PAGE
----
It’s been three years since we bought our little bungalow in Toronto and started our very own urban homestead. It’s always been a dream of mine to move out of the city and live off the land, but for the mean time my husband and I are cultivating our homesteading skills on our small property in the city. While our home is a tiny 1,200 square feet, our lot is huge for Toronto standards and we’ve been taking full advantage of our ample outdoor space. We’re currently growing blackberries, raspberries, strawberries, mint, basil, parsley, leeks, onions, lettuce, kale, tomatoes, watermelons, green peppers, hot peppers (over 6 varieties – we’re homemade hot sauce fiends), lavender and broccoli. We also have our two remaining chickens (RIP dear Linda chicken), and I’m currently trying to convince my husband that bee keeping is a really great idea …
Of all the things we’ve planted over the years I’ve found that tomatoes have grown the best in our backyard space. Here are my favourite tips and tricks for growing big, beautiful, organic tomatoes in the city:
- Pick a spot with a minimum of 6-hours of daily sunlight, the more the better! We picked a large sunny patch in the back of our lot to grow the majority of our vegetables.
- Work-up the soil before you plant. I tend to be impatient and like things done right away, while my partner is a meticulous engineer who has been trying to convince me that our plants would grow better if we spent hours taking care of our plot prior to planting. Last year I actually listened to him, and our veggies grew bigger and better than ever. Networks of hidden roots in the soil will crowd out your tomato plants and steal nutrients from the soil. Remove as many of the remaining roots as possible and make sure to add some compost or manure to the area in order to enrich the nitrogen content of your soil (chicken manure is the best for this; and we happen to have lots!).
- Add crushed eggshells (2 – 3) or 1/4 cup diatomaceous earth to your planting area. This adds calcium to the soil in order to support plant health and reduce the the likelihood of root rot.
- If you have room in your garden, practice crop rotation and try to avoid planting similar plants (nightshades like eggplants, peppers, potatoes, etc) in the same ground for two years in a row. These plants pull similar nutrients from the soil and will deplete calcium and nitrogen from your land.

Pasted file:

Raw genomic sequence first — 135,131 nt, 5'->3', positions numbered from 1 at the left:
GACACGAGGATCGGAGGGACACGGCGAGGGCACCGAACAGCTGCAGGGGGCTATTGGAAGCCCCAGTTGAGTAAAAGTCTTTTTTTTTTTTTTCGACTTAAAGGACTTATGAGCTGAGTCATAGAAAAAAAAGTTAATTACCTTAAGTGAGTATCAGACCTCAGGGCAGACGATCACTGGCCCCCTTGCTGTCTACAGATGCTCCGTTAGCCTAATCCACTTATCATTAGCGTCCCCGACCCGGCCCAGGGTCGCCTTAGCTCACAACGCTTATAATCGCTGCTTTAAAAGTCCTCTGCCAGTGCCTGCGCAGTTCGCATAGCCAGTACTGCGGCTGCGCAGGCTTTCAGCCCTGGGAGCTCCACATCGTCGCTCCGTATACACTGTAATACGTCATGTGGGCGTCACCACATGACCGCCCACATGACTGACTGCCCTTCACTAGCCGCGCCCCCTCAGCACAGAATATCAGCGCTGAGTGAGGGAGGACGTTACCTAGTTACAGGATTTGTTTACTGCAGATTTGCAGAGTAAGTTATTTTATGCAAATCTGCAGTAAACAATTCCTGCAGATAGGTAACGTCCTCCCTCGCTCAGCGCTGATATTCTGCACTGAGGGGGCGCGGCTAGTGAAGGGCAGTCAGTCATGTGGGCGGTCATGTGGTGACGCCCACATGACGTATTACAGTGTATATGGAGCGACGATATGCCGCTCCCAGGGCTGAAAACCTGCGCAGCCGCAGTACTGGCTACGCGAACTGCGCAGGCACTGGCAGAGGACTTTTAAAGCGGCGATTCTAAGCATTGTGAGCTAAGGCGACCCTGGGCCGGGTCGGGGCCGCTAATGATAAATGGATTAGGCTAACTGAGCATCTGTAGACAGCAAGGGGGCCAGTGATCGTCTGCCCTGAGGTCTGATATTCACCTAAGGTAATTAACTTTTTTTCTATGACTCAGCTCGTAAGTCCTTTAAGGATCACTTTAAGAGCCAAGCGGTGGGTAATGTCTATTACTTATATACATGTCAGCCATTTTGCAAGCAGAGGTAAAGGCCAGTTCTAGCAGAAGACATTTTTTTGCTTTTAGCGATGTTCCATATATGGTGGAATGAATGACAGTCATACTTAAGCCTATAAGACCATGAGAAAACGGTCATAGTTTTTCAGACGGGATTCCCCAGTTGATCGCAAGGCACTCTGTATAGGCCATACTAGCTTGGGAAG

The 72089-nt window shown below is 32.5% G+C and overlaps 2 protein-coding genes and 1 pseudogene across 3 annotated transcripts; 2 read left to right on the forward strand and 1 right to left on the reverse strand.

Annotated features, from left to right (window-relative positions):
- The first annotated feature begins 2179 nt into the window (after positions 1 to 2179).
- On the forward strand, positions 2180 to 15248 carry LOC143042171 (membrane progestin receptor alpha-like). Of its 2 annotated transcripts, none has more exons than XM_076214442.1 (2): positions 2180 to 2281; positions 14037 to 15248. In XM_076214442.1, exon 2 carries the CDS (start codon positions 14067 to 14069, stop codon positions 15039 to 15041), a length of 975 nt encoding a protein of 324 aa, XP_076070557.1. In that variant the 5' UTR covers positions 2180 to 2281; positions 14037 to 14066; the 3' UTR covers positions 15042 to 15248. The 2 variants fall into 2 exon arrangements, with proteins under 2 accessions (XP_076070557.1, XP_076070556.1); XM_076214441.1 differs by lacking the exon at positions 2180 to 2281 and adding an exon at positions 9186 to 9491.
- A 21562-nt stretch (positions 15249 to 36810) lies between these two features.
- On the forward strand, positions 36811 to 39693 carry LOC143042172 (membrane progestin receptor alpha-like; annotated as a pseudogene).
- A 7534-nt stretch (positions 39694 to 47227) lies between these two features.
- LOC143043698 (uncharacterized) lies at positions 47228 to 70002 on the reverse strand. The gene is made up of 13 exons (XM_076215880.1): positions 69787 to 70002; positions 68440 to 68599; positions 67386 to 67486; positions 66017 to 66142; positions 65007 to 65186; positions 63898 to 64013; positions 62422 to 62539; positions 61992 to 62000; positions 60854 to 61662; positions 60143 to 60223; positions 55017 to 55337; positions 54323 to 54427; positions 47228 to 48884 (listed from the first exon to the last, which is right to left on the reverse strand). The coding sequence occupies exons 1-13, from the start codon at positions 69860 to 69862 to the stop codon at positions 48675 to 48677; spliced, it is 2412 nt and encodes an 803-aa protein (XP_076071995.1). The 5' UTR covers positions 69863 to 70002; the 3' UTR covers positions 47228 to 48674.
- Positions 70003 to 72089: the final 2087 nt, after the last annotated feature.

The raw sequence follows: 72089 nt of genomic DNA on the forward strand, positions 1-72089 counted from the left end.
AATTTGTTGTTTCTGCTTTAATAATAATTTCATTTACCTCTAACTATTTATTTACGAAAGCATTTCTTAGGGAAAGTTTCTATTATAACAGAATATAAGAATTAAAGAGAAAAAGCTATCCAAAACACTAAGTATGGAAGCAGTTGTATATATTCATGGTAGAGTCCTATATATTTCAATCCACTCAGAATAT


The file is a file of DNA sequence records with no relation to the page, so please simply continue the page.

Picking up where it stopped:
- Stake your tomatoes: this exposes the fruit to more sunshine to maximize ripeness and prevents bugs from hiding-out in your plants.
- Add a layer biodegradable mulch to your garden, 2 – 4 inches deep surrounding the tomato plants. This is something we’ve just started doing this year in order to reduce weed growth around our plants. We’ve found that it’s preferable to apply mulch a little later in the spring, since the soil was slow to warm this year due to a cool early spring.
Last year we ended up with over 100 tomatoes, so I created this delicious summer-fresh tomato salsa recipe as a way to prepare and store our tomato excess. While our current tomato crop won’t be ready to harvest until August, we’re currently still enjoying our homegrown tomatoes thanks to this delicious and easy recipe. Salsa is an excellent way to get more vegetables in your diet, and we add this recipe to baked chicken and fish, throw it onto our salads and even eat it straight out of the jar. Enjoy
Backyard Tomato Salsa Recipe
Salsa is an excellent way to get more vegetables in your diet, and we add this homegrown recipe to baked chicken and fish, throw it onto our salads and even eat it straight out of the jar. Enjoy
- 10 large, extra ripe tomatoes (use various sizes and colours make the salsa more interesting)
- 10 cloves of garlic, finely chopped
- 4 jalapeños, finely chopped
- 1 small onion, finely chopped
- 4 tablespoons apple cider vinegar
- 5 tablespoons chilli powder
- 4 tablespoons olive oil
Mix ingredients together and store in an airtight container in the fridge for up to 2 weeks. We also use the techniques found in this book to preserve our salsa for up to 1 year.